8. U.K. Prime Minister Boris Johnson met with Norwegian Prime Minister Jonas Gahr Stoere in London this week. The two signed an agreement to enhance bilateral cooperation between the two countries. According to a statement from Johnson’s office after the news broke, the agreement “underscored their full support for any sovereign choice made by Nordic partners to enhance their security. The Prime Minister and Prime Minister Stoere agreed that neither NATO nor the Nordic region posed a threat and that the longstanding policy of ‘High North, low tension’ had created decades of stability and prosperity for the area.” The meeting came on the heels of Prime Minister Johnson having signed agreements with both Sweden and Finland pledging to come to each other’s aid militarily if it is requested. Both Sweden and Finland are considering joining NATO, despite saber-rattling from Russia over “consequences” for doing so.
9. Turkey, which has largely tried to remain neutral in the ongoing conflict between Russia and Ukraine, has opted not to attempt to stay neutral in Sweden and Finland’s desire to join NATO. On Friday, Turkey’s President Recep Tayyip Erdogan said that he did not support plans for the two nations in question to eventually become members of NATO, bizarrely claiming that the two countries are home to “terrorist organizations.” Erdogan said “We are following the developments regarding Sweden and Finland, but we don’t hold positive views. As Turkey, we don’t want to repeat similar mistakes. Furthermore, Scandinavian countries are guesthouses for terrorist organizations.” Any decision on adding members to NATO requires unanimous agreement from all current members. If Turkey fails to approve the entry of either country, it will bring an immediate halt to their plans to join.
10. As food prices around the world skyrocket, along with everything else, U.S. President Joe Biden has outlined a plan he hopes will boost U.S. crop production to attempt to offset the staggering losses to global agriculture supplies which are directly attributable to the ongoing war in Ukraine. Biden said “Right now, America is fighting on two fronts. At home, it’s inflation and rising prices. Abroad, it’s helping Ukrainians defend their democracy and feeding those who are left hungry around the world because Russian atrocities exist.” Biden outlined a plan that would allow farmers to get insurance for “double cropping” which would allow them to plant a second crop on the same land during the same year. Biden said “Double cropping comes with real risks. If the weather conditions aren’t ideal, or at least good… then the timing of everything is thrown off. But it’s a risk we need to take. That’s why my administration is looking at how to extend crop insurance coverage to give financial security to farmers.”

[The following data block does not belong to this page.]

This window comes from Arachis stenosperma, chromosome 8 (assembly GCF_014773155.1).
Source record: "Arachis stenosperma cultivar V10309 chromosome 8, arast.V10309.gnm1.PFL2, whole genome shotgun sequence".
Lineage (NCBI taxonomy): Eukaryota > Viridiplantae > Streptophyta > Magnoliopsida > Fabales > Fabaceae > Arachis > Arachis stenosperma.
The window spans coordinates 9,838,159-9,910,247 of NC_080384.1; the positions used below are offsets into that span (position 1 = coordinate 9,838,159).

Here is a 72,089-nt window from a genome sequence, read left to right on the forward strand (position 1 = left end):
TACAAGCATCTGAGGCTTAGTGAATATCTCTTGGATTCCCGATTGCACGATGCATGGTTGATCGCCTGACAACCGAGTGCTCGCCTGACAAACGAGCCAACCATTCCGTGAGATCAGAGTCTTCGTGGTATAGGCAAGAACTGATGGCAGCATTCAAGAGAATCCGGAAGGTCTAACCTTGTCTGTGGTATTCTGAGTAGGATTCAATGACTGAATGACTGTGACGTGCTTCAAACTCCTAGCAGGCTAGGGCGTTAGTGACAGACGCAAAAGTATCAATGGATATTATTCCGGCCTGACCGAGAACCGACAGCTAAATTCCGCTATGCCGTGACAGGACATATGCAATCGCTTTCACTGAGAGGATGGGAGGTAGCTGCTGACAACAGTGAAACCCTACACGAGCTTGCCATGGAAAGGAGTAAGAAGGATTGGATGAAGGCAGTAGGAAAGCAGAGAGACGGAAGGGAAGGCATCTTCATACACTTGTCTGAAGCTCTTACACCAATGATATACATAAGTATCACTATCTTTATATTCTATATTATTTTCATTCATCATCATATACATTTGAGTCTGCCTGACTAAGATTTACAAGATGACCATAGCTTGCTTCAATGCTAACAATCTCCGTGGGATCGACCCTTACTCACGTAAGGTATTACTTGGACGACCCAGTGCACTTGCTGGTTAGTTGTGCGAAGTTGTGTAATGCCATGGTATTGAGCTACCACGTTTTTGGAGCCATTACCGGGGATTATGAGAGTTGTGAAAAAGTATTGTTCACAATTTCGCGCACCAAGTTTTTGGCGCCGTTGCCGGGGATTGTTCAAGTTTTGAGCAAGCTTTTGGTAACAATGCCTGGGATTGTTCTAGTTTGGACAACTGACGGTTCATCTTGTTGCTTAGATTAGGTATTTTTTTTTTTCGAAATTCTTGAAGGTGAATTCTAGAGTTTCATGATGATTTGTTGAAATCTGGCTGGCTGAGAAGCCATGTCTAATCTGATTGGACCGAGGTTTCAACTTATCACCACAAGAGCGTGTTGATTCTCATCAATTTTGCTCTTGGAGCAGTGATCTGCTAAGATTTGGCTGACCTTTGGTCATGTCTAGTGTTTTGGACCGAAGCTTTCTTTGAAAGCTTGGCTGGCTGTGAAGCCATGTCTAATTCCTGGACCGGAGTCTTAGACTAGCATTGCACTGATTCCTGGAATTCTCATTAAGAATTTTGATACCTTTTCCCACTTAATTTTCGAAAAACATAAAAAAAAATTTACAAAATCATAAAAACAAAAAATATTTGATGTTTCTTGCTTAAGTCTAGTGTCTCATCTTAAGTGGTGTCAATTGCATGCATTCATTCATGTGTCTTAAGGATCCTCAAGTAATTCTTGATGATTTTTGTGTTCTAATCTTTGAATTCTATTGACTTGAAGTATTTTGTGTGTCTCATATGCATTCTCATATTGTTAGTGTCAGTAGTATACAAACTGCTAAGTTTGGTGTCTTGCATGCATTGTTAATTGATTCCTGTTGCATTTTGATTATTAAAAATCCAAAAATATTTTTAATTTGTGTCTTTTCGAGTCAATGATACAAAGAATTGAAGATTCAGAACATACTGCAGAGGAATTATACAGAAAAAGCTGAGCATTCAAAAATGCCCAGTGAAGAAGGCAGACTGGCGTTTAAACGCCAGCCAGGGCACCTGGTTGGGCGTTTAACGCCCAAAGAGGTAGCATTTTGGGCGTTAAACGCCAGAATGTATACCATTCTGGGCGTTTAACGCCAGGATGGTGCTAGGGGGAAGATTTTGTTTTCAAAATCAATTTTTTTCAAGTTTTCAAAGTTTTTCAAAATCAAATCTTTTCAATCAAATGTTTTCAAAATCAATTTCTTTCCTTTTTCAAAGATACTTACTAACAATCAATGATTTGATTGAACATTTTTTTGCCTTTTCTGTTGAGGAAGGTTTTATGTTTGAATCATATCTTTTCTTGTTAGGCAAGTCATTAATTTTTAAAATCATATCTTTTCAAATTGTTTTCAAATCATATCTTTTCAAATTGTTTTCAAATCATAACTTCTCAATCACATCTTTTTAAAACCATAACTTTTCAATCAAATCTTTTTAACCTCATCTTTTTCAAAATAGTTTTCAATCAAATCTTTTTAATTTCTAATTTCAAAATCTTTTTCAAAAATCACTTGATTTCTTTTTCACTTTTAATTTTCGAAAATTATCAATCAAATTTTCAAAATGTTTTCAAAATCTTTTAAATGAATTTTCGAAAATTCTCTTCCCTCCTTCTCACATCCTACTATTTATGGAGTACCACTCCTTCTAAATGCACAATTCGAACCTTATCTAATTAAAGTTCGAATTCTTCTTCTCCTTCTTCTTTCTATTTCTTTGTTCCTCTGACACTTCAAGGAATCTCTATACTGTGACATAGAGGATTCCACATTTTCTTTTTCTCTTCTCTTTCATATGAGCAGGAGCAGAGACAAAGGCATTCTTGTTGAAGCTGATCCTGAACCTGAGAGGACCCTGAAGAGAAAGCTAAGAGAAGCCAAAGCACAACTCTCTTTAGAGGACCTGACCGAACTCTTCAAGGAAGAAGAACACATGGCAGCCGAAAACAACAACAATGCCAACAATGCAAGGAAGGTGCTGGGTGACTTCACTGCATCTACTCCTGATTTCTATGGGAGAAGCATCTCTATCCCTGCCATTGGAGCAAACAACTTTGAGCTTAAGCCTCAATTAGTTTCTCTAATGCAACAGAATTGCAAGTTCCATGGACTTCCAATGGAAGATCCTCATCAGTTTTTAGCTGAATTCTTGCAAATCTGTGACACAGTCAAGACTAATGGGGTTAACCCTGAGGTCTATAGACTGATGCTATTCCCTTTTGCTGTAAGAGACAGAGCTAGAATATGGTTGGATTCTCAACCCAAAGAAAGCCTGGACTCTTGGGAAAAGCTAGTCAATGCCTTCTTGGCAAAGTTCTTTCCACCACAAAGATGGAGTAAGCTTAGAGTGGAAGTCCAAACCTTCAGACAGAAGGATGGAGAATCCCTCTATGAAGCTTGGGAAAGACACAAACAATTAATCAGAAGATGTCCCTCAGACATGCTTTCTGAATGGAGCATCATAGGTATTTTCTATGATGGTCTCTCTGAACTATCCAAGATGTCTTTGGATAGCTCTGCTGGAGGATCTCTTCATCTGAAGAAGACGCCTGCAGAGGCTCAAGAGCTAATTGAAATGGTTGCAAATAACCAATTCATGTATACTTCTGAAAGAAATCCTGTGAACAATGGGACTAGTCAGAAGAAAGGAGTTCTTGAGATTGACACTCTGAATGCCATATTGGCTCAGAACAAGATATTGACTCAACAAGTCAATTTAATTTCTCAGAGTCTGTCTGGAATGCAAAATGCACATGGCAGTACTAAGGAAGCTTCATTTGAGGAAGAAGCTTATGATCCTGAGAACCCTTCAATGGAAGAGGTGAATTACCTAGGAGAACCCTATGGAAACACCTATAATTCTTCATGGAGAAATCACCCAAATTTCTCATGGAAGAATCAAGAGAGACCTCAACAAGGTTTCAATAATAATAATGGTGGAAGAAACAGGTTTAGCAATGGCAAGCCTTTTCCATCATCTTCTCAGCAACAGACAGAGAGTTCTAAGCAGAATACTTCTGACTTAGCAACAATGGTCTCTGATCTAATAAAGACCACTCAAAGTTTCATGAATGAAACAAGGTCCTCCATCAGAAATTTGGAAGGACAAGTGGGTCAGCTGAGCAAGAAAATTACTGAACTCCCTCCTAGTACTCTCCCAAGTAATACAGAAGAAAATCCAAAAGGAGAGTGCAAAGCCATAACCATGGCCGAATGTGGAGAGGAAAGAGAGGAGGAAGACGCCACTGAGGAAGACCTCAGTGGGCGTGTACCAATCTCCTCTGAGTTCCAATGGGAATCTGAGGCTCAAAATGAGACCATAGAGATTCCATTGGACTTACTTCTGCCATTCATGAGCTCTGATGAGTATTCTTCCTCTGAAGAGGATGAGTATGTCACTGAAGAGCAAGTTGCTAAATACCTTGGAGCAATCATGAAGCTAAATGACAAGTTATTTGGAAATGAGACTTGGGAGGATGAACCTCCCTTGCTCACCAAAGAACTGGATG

11. Oil prices were headed for a weekly loss this week, despite a near 4% gain on Friday alone as U.S. gas prices surged to record highs and China appeared ready to ease its Covid lockdowns. Oil prices remain volatile on fears that Europe could ultimately place an embargo on Russian oil, which would take nearly 3 million barrels per day offline. Brent futures settled at $111.55 per barrel while U.S. West Texas Intermediate crude futures settled at $110.49 per barrel.
12. The euro opened the week climbing slightly against the U.S. dollar but quickly reversed that course as trading got underway. The euro dipped through mid-day on Monday, then reversed again and clawed its way back into positive territory. The euro bounced along mostly sideways in a narrow trading range through most of the week but began a decline on Wednesday that then accelerated as Thursday trading got underway. The euro touched its lows for the week late on Thursday and began a slight move to the upside that lasted overnight into Friday. The euro retraced its Thursday gains, heading back to the lows for the week again before bouncing slightly higher just prior to the market close on Friday. The euro closed out the week to the downside against the U.S. dollar.
13. The Japanese yen began the trading week dipping slightly lower against the U.S. dollar. By Monday morning, the yen had recovered positive ground and drifted slowly higher through much of the week. Overnight on Wednesday the yen began a sharper climb to the upside and touched its highs for the week around mid-day on Thursday. The yen only briefly touched its highs and then began a shallow decline that lasted all the way into Friday. The yen did not lose enough ground to take it back into negative territory however and will finish out the week to the upside against the U.S. dollar.